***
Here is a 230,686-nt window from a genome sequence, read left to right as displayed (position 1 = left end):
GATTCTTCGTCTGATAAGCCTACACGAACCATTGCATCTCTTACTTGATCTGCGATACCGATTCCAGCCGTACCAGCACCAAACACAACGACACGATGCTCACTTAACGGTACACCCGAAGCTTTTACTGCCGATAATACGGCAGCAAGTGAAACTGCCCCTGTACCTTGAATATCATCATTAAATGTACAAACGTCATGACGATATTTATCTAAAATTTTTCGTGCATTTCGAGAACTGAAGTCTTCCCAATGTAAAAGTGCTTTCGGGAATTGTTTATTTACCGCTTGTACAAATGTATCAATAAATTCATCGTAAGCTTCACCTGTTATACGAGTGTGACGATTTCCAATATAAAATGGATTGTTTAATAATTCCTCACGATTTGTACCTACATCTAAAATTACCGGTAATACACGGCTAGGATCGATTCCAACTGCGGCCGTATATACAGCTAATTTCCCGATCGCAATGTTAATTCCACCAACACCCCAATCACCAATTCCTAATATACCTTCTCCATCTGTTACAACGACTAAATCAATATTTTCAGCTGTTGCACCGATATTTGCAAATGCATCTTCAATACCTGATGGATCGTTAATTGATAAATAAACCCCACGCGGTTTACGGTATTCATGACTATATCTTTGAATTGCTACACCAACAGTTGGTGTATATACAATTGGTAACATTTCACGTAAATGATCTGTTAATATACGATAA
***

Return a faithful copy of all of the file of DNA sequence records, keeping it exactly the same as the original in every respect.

Here is a 230,686-nt window from a genome sequence, read left to right as displayed (position 1 = left end):
GATTCTTCGTCTGATAAGCCTACACGAACCATTGCATCTCTTACTTGATCTGCGATACCGATTCCAGCCGTACCAGCACCAAACACAACGACACGATGCTCACTTAACGGTACACCCGAAGCTTTTACTGCCGATAATACGGCAGCAAGTGAAACTGCCCCTGTACCTTGAATATCATCATTAAATGTACAAACGTCATGACGATATTTATCTAAAATTTTTCGTGCATTTCGAGAACTGAAGTCTTCCCAATGTAAAAGTGCTTTCGGGAATTGTTTATTTACCGCTTGTACAAATGTATCAATAAATTCATCGTAAGCTTCACCTGTTATACGAGTGTGACGATTTCCAATATAAAATGGATTGTTTAATAATTCCTCACGATTTGTACCTACATCTAAAATTACCGGTAATACACGGCTAGGATCGATTCCAACTGCGGCCGTATATACAGCTAATTTCCCGATCGCAATGTTAATTCCACCAACACCCCAATCACCAATTCCTAATATACCTTCTCCATCTGTTACAACGACTAAATCAATATTTTCAGCTGTTGCACCGATATTTGCAAATGCATCTTCAATACCTGATGGATCGTTAATTGATAAATAAACCCCACGCGGTTTACGGTATTCATGACTATATCTTTGAATTGCTACACCAACAGTTGGTGTATATACAATTGGTAACATTTCACGTAAATGATCTGTTAATATACGATAA